• Diane Thodos

Life’s Struggles and Black Rage: The Fire Then and Now

Updated: Aug 5, 2019


Review of Invisible Man: Gordon Parks and Ralph Ellison in Harlem was on exhibit at the Art Institute from May 21 to August 28, 2016


New Art Examiner Volume 31 number 1, September / October 2016 pp 31-32



The exhibit focuses on collaborative projects created by two seminal Afro-American artists, each a consummate master of their mediums. Both formed their unique artistic identity during the time of the Harlem Renaissance from the 1920s to the mid ‘30s, a period in which Afro-American culture in general, and Harlem in particular, underwent an explosive cultural transformation that merged with a potent sense of self-determination.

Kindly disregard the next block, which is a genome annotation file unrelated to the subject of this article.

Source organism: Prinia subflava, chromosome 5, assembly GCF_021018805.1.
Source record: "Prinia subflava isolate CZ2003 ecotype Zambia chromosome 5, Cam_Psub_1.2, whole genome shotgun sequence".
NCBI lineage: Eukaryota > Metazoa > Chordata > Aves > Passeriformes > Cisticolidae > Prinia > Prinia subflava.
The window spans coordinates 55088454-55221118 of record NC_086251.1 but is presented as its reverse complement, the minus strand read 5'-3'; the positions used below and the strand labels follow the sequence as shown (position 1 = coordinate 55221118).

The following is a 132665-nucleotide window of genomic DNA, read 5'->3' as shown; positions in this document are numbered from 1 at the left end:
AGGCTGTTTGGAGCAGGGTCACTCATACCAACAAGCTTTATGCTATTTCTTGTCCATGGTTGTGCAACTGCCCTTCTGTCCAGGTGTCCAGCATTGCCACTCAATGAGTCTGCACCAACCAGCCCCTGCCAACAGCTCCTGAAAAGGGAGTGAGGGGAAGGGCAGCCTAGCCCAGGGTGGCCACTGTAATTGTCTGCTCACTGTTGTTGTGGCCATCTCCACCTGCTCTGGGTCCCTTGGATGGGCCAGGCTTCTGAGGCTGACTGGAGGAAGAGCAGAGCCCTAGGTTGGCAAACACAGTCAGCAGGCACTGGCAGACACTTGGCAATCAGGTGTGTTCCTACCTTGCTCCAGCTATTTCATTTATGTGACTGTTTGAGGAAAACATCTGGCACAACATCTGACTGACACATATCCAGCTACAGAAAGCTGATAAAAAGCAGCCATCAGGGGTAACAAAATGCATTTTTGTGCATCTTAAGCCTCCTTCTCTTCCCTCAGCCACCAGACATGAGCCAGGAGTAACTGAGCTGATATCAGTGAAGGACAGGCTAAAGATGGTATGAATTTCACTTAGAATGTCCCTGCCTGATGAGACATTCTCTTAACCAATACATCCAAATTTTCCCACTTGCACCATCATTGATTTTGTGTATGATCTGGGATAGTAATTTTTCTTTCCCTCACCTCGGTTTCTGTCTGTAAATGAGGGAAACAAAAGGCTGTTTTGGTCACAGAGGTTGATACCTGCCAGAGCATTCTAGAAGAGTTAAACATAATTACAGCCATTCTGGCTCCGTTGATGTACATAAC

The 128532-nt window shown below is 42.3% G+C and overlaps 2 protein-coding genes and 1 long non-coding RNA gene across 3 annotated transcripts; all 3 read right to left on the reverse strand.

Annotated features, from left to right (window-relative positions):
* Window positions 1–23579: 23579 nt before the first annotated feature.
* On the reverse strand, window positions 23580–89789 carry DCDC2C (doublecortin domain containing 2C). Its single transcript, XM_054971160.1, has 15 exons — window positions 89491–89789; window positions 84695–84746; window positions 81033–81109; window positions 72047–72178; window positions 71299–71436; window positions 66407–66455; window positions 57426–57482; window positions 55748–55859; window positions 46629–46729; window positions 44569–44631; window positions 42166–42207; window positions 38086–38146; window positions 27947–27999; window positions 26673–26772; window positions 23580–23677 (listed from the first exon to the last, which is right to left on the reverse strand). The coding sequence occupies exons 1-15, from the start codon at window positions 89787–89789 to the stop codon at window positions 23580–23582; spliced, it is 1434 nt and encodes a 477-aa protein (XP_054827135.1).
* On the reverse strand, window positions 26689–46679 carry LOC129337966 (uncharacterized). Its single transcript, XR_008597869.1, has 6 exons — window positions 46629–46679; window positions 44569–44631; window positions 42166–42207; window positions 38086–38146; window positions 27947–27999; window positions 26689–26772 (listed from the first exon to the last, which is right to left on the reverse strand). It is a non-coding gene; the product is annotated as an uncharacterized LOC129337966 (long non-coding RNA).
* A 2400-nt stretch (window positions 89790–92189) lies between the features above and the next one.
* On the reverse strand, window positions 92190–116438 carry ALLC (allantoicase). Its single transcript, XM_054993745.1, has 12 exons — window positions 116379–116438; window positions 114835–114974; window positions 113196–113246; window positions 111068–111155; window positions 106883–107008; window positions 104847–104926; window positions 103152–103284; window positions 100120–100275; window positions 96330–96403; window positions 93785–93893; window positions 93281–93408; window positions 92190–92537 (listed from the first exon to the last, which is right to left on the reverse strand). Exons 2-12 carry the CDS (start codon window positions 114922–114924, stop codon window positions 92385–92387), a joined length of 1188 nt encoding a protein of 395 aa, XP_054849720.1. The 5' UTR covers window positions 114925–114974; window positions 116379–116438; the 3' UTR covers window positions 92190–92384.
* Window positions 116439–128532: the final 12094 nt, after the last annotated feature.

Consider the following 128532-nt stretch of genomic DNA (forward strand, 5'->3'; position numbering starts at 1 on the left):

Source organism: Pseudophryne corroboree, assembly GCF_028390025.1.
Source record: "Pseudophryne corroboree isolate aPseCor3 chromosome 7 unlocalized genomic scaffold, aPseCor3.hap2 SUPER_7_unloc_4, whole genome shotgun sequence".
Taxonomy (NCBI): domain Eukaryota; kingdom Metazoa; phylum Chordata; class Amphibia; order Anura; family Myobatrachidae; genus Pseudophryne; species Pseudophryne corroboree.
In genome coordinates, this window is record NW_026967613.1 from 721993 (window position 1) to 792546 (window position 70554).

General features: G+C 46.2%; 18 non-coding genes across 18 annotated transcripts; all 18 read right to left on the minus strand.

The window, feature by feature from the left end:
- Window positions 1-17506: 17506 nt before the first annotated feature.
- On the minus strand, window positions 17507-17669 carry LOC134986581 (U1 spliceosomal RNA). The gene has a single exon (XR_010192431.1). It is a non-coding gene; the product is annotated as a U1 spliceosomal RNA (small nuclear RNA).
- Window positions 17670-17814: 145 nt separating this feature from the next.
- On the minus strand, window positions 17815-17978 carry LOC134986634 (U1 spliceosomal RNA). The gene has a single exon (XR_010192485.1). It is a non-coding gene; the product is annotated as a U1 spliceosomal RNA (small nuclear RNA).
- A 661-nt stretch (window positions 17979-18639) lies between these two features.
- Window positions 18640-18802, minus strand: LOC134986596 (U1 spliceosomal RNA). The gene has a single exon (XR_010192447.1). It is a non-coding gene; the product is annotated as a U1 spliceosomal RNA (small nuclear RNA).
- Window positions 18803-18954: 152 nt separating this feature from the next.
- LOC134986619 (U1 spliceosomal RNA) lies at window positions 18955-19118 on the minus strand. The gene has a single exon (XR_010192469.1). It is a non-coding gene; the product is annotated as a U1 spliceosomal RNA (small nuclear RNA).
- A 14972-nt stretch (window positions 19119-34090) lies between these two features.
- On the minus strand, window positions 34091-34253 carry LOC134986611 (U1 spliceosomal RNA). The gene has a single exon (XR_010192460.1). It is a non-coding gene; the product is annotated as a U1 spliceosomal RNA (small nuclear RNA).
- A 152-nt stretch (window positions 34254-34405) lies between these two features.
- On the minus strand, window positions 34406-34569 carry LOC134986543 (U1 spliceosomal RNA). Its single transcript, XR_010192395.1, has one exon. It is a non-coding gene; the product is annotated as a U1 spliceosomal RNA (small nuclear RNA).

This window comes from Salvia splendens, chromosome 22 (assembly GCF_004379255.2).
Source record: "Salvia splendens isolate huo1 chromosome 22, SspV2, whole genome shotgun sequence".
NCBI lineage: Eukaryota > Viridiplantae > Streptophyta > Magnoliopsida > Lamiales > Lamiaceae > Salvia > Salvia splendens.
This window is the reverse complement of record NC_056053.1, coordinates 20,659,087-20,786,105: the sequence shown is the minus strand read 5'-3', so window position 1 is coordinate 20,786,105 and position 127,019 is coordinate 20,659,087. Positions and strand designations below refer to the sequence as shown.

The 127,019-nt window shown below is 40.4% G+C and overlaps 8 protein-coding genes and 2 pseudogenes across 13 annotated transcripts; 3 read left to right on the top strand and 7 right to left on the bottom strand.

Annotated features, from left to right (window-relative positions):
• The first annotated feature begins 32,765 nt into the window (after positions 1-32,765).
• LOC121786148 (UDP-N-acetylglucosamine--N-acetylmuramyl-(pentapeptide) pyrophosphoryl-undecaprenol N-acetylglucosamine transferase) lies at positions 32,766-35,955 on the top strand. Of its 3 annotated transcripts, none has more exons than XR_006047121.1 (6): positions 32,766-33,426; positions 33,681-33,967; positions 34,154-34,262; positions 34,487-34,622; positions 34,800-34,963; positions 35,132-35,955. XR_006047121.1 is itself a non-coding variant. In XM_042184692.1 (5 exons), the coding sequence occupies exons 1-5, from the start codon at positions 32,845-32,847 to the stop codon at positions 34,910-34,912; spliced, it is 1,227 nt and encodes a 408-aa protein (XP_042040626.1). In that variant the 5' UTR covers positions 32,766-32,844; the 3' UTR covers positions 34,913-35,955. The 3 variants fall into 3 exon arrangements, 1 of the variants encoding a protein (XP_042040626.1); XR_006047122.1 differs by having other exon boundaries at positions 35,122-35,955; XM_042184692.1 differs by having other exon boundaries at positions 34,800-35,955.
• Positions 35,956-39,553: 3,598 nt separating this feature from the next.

The exhibit features two photo essays, Harlem is Nowhere and A Man Becomes Invisible intended to be published as magazine photo essays, aimed at having both a popular and socially conscious purpose. The exhibit begins with nine Parks photographs dating from 1943–48  showing life on the streets of Harlem: empathetic portraits of people both alone or in groups, wearing their humanity in spite of the surrounding squalor and depressed conditions. Parks looks for stories of ordinary people, becoming a sympathetic witness of their individual particularity as much as their harrowing social conditions. These are followed by photographs illustrating segments of Ellison’s book Invisible Man for a Life magazine essay. Several photos are deliberately staged, showing the narrator in his underground hideaway, emerging from a manhole cover, eating a sandwich, or running with a suitcase. These posed vignettes contrast with images of street scenes that are unpredictable and spontaneous, catching the expressive gestures of an orator, groups conversing on their doorsteps, and crowds of people strolling down the avenue. The self-conscious power of Ellison’s narrative, with its tone of rage, introspection, and poetic irony are more illustrative than what is expressed by Parks’ posed photos. However, Parks' spontaneous street photography catches prosaic and haphazard details that occupy a different, less specific and more open-ended “narrative” than the Ellison texts. These photos are often the more interesting, expanding into unpredictable moments of  people caught in the flow of life. The pictures planned for the 1947 photo essay, Harlem is Nowhere, were never published.